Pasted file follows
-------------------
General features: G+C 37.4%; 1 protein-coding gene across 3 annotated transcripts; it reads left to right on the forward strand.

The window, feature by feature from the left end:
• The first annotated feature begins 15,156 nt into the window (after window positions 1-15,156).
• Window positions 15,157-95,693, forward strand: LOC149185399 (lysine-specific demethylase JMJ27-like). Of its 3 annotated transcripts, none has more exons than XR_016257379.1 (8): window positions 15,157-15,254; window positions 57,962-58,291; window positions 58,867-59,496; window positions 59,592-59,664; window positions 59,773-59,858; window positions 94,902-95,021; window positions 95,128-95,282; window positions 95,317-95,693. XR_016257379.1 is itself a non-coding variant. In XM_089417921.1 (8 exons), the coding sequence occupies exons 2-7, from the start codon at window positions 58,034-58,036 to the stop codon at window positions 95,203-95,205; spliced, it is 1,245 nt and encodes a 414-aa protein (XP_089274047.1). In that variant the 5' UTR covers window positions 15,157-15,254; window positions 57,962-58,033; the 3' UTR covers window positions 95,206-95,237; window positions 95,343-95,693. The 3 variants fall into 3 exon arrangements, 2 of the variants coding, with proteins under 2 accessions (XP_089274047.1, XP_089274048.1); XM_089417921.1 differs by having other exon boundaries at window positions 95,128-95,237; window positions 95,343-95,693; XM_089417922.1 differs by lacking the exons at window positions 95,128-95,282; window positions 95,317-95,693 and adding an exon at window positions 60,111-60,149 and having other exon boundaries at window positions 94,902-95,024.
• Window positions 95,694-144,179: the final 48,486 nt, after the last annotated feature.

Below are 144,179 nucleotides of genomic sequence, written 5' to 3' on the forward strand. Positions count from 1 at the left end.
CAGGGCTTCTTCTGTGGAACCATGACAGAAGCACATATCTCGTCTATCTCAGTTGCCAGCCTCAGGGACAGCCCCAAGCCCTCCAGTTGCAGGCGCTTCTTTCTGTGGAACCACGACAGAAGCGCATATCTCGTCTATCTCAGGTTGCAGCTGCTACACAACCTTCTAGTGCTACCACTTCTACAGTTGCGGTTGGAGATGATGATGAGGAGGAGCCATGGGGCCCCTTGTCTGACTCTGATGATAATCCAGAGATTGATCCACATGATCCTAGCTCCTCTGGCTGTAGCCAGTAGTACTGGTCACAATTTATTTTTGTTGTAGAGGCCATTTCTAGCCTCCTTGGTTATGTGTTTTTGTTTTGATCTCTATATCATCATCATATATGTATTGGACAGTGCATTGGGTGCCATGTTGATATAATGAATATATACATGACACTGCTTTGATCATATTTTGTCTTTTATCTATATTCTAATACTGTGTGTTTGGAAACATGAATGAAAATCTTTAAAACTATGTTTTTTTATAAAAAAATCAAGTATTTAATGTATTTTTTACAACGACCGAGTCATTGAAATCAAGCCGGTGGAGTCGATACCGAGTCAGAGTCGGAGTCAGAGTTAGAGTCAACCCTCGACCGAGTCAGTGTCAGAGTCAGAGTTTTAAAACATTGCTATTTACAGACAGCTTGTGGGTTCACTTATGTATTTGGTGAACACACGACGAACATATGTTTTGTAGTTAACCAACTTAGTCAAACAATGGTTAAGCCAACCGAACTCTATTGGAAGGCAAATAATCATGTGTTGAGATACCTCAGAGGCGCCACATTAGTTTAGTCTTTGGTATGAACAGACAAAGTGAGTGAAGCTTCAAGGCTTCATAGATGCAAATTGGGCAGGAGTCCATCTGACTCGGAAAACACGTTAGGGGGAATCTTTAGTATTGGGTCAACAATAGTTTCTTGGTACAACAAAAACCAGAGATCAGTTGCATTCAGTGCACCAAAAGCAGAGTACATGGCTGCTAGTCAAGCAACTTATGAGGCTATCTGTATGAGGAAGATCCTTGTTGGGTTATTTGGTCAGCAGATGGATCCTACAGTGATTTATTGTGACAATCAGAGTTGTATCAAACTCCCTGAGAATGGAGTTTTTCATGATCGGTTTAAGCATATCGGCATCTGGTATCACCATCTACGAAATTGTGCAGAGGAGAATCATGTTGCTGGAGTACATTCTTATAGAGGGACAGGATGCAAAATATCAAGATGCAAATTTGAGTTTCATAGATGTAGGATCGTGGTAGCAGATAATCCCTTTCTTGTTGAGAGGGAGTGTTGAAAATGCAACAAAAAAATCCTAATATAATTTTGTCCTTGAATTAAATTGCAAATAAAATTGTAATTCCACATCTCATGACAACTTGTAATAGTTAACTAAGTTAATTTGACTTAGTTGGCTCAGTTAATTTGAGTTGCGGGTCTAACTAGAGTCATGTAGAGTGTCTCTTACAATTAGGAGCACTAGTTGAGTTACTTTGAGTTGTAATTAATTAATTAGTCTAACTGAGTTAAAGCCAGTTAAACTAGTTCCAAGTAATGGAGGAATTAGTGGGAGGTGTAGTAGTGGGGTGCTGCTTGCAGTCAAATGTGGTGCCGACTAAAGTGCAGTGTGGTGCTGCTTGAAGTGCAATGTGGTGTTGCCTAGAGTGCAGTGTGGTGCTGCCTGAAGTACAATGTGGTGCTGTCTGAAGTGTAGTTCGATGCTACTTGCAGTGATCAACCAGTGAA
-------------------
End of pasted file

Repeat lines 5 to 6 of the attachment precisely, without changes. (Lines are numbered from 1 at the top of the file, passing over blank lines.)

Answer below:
• Window positions 95,694-144,179: the final 48,486 nt, after the last annotated feature.

Below are 144,179 nucleotides of genomic sequence, written 5' to 3' on the forward strand. Positions count from 1 at the left end.